Alice sets her sights on gruelling US challenge

Squaw Valley in California where Alice Mezincescu will compete in the Western States 100 mile race.
Squaw Valley in California where Alice Mezincescu will compete in the Western States 100 mile race.

Alice Mezincescu’s next ultra running target is the Adventures into Wonderland race at Loch Leven this weekend.

The race is held over a 65km course which includes more than 2,000m of climbing on predominantly off-road trails.

Looking further ahead she is keen to complete the triple crown of races on the West Highland Way.

She said: “I want to do the West Highland Way race itself, all 95 miles between Milngavie and Fort William. I’m also keen to run in the other two races along the route, the Highland Fling 53 miles between Milngavie and Tyndrum and the Devil O’ the Highlands 42-mile run from Tyndrum to Fort William.”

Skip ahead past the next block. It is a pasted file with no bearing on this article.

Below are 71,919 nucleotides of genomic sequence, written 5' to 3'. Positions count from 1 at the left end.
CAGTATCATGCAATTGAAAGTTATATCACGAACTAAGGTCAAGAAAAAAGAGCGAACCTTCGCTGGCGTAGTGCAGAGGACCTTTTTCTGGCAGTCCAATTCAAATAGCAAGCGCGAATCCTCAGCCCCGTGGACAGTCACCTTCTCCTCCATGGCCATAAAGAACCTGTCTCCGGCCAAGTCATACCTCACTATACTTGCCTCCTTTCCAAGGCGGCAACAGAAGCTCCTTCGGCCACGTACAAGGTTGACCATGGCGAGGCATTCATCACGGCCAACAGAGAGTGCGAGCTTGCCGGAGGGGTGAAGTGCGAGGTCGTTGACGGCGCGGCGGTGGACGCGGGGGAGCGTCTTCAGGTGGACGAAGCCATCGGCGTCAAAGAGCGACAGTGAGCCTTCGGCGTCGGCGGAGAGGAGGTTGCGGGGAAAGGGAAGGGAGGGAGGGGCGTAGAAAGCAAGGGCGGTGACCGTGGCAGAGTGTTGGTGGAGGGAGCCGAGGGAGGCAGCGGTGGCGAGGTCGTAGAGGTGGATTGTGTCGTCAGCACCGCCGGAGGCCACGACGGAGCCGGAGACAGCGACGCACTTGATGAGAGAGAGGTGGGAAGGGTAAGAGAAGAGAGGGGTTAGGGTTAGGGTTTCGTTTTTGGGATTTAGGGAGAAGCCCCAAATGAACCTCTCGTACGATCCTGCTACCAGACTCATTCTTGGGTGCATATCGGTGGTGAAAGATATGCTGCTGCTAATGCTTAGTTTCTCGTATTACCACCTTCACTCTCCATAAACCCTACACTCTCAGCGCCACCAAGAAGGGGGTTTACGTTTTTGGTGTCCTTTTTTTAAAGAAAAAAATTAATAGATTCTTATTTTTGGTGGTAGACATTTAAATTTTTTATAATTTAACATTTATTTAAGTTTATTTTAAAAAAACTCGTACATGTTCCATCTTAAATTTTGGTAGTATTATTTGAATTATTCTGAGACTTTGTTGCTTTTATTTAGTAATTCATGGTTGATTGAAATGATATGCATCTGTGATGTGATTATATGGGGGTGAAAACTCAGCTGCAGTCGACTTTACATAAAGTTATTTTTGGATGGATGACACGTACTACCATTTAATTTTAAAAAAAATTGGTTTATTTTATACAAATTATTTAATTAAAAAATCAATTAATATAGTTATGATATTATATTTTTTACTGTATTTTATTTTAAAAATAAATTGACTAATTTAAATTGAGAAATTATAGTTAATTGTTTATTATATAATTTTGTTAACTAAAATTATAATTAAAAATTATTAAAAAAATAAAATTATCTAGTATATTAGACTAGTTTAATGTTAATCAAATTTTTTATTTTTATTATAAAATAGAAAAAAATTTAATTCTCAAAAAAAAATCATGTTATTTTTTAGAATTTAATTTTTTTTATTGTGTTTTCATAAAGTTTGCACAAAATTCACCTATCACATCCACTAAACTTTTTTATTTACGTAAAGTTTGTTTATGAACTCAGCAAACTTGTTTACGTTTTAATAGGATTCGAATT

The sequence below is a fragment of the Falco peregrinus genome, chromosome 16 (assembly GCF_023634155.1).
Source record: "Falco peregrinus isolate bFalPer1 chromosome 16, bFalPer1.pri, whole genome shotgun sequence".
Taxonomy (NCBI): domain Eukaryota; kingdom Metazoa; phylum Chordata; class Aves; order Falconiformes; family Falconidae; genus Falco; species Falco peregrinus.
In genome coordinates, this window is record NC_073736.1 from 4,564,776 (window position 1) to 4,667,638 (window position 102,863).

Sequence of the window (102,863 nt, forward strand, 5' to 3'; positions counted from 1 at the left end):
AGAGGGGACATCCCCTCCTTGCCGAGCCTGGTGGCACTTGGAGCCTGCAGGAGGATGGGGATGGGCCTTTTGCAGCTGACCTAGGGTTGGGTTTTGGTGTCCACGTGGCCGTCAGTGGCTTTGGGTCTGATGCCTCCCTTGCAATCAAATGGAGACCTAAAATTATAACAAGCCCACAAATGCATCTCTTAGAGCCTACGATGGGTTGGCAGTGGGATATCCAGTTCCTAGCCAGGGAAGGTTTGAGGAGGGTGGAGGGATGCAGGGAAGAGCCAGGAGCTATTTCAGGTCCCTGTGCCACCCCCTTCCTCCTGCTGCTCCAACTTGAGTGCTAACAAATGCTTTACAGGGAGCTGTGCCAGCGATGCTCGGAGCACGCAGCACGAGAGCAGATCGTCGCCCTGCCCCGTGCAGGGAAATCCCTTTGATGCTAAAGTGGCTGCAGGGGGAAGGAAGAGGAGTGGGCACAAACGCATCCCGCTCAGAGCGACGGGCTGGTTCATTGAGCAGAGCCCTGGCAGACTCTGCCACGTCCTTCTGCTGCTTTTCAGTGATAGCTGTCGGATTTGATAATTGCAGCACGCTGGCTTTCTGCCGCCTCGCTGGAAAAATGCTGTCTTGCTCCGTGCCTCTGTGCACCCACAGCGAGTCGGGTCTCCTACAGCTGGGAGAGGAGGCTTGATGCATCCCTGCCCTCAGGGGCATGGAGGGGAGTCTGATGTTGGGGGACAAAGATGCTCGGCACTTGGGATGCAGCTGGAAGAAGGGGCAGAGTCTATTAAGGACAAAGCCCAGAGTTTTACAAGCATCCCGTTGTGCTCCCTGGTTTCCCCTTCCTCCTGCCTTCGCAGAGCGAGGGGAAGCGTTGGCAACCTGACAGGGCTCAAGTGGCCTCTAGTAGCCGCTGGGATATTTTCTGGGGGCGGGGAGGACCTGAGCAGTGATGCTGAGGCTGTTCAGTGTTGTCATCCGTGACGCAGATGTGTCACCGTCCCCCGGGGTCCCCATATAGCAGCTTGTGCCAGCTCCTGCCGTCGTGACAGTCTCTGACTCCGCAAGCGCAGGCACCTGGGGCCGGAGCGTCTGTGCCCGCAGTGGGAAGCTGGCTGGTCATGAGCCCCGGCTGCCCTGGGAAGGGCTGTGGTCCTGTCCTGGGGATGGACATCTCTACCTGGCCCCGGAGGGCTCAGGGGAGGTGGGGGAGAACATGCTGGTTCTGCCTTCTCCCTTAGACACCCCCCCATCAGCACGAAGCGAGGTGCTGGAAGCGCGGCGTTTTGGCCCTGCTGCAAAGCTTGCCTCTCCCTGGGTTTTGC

Above all else, however, is her desire to compete in the Western States 100-mile race.

This is held every June in California’s Sierra Nevada mountains over seriously rugged terrain, frequently with snow on the ground at the highest passes, and hot temperatures in the low valleys near the end of the course.

Competitors start at Squaw Valley ski resort then climb 18,090ft and descend 22,970ft on mountain trails before the finish at Auburn.

It starts at 5am and continues through the day and into the night. Anyone finishing before the 30-hour overall time limit for the race receives a commemorative bronze belt buckle, while runners finishing in under 24 hours receive a silver belt buckle.

Scott Jurek has won the race a record seven years in a row between 1999 and 2005 but the record time of 14hr 30min was set this year by American Jim Walmsley. The women’s record of 16:47:19 was set by Canada-based Dundonian Ellie Greenwood in 2012.

Mezincescu said: “The West Highland Way race is a qualifier for the Western States, so that’s a good incentive for me to do well.

“Reading about the Western States race is what started me ultra running so it would be wonderful to actually be able to run it.”